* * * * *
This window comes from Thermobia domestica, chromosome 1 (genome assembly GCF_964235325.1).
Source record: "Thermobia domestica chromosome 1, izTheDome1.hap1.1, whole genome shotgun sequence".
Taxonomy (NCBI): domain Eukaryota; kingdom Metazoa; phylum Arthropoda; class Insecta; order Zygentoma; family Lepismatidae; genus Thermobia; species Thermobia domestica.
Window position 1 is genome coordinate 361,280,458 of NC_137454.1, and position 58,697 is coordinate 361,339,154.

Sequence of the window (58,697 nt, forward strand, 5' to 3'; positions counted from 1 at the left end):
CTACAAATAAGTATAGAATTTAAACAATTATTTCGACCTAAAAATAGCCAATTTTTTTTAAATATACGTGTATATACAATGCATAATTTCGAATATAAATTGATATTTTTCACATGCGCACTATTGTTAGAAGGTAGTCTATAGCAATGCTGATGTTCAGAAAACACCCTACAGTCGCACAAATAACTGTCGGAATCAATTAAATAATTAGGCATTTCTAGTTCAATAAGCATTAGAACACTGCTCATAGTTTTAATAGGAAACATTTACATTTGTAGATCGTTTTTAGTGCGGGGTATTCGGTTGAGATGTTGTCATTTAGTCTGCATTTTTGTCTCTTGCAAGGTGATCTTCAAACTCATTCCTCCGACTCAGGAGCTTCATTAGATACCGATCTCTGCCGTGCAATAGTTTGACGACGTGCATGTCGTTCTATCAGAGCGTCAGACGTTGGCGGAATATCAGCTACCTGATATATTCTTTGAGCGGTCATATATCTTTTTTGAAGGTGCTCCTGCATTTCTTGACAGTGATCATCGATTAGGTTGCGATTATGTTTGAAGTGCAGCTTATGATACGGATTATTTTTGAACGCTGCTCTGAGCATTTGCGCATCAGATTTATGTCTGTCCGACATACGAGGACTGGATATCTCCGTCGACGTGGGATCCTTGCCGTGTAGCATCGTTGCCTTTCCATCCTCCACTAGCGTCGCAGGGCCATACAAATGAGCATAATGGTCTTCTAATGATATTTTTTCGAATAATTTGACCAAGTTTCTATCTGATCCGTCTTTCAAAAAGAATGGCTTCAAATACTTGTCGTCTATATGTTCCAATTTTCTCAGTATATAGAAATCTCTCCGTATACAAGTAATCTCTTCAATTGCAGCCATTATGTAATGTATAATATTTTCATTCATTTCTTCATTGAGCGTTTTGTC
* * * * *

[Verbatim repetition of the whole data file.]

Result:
This window comes from Thermobia domestica, chromosome 1 (genome assembly GCF_964235325.1).
Source record: "Thermobia domestica chromosome 1, izTheDome1.hap1.1, whole genome shotgun sequence".
Taxonomy (NCBI): domain Eukaryota; kingdom Metazoa; phylum Arthropoda; class Insecta; order Zygentoma; family Lepismatidae; genus Thermobia; species Thermobia domestica.
Window position 1 is genome coordinate 361,280,458 of NC_137454.1, and position 58,697 is coordinate 361,339,154.

Sequence of the window (58,697 nt, forward strand, 5' to 3'; positions counted from 1 at the left end):
CTACAAATAAGTATAGAATTTAAACAATTATTTCGACCTAAAAATAGCCAATTTTTTTTAAATATACGTGTATATACAATGCATAATTTCGAATATAAATTGATATTTTTCACATGCGCACTATTGTTAGAAGGTAGTCTATAGCAATGCTGATGTTCAGAAAACACCCTACAGTCGCACAAATAACTGTCGGAATCAATTAAATAATTAGGCATTTCTAGTTCAATAAGCATTAGAACACTGCTCATAGTTTTAATAGGAAACATTTACATTTGTAGATCGTTTTTAGTGCGGGGTATTCGGTTGAGATGTTGTCATTTAGTCTGCATTTTTGTCTCTTGCAAGGTGATCTTCAAACTCATTCCTCCGACTCAGGAGCTTCATTAGATACCGATCTCTGCCGTGCAATAGTTTGACGACGTGCATGTCGTTCTATCAGAGCGTCAGACGTTGGCGGAATATCAGCTACCTGATATATTCTTTGAGCGGTCATATATCTTTTTTGAAGGTGCTCCTGCATTTCTTGACAGTGATCATCGATTAGGTTGCGATTATGTTTGAAGTGCAGCTTATGATACGGATTATTTTTGAACGCTGCTCTGAGCATTTGCGCATCAGATTTATGTCTGTCCGACATACGAGGACTGGATATCTCCGTCGACGTGGGATCCTTGCCGTGTAGCATCGTTGCCTTTCCATCCTCCACTAGCGTCGCAGGGCCATACAAATGAGCATAATGGTCTTCTAATGATATTTTTTCGAATAATTTGACCAAGTTTCTATCTGATCCGTCTTTCAAAAAGAATGGCTTCAAATACTTGTCGTCTATATGTTCCAATTTTCTCAGTATATAGAAATCTCTCCGTATACAAGTAATCTCTTCAATTGCAGCCATTATGTAATGTATAATATTTTCATTCATTTCTTCATTGAGCGTTTTGTC